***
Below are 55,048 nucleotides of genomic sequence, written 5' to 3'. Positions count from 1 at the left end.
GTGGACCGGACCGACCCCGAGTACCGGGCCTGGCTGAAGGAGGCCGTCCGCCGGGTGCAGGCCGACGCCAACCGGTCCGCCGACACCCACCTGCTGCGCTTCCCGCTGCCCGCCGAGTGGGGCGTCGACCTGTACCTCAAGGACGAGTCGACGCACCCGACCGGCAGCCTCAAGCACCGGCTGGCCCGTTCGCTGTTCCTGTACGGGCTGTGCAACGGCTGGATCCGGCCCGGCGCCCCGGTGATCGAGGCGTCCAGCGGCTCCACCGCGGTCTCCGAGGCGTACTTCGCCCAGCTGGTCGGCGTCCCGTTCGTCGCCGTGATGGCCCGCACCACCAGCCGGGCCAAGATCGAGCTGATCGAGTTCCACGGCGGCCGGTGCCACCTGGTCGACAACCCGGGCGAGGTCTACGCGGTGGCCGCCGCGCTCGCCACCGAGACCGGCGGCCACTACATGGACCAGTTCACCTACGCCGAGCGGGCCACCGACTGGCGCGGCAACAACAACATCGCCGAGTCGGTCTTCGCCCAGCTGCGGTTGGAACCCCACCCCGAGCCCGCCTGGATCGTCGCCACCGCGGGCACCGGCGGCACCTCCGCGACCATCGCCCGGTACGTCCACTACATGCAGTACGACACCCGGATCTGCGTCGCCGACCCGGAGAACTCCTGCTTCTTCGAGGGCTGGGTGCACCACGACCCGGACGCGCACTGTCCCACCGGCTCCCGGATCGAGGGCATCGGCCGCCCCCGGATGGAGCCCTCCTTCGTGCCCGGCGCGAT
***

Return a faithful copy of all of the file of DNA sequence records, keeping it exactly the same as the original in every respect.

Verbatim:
Below are 55,048 nucleotides of genomic sequence, written 5' to 3'. Positions count from 1 at the left end.
GTGGACCGGACCGACCCCGAGTACCGGGCCTGGCTGAAGGAGGCCGTCCGCCGGGTGCAGGCCGACGCCAACCGGTCCGCCGACACCCACCTGCTGCGCTTCCCGCTGCCCGCCGAGTGGGGCGTCGACCTGTACCTCAAGGACGAGTCGACGCACCCGACCGGCAGCCTCAAGCACCGGCTGGCCCGTTCGCTGTTCCTGTACGGGCTGTGCAACGGCTGGATCCGGCCCGGCGCCCCGGTGATCGAGGCGTCCAGCGGCTCCACCGCGGTCTCCGAGGCGTACTTCGCCCAGCTGGTCGGCGTCCCGTTCGTCGCCGTGATGGCCCGCACCACCAGCCGGGCCAAGATCGAGCTGATCGAGTTCCACGGCGGCCGGTGCCACCTGGTCGACAACCCGGGCGAGGTCTACGCGGTGGCCGCCGCGCTCGCCACCGAGACCGGCGGCCACTACATGGACCAGTTCACCTACGCCGAGCGGGCCACCGACTGGCGCGGCAACAACAACATCGCCGAGTCGGTCTTCGCCCAGCTGCGGTTGGAACCCCACCCCGAGCCCGCCTGGATCGTCGCCACCGCGGGCACCGGCGGCACCTCCGCGACCATCGCCCGGTACGTCCACTACATGCAGTACGACACCCGGATCTGCGTCGCCGACCCGGAGAACTCCTGCTTCTTCGAGGGCTGGGTGCACCACGACCCGGACGCGCACTGTCCCACCGGCTCCCGGATCGAGGGCATCGGCCGCCCCCGGATGGAGCCCTCCTTCGTGCCCGGCGCGAT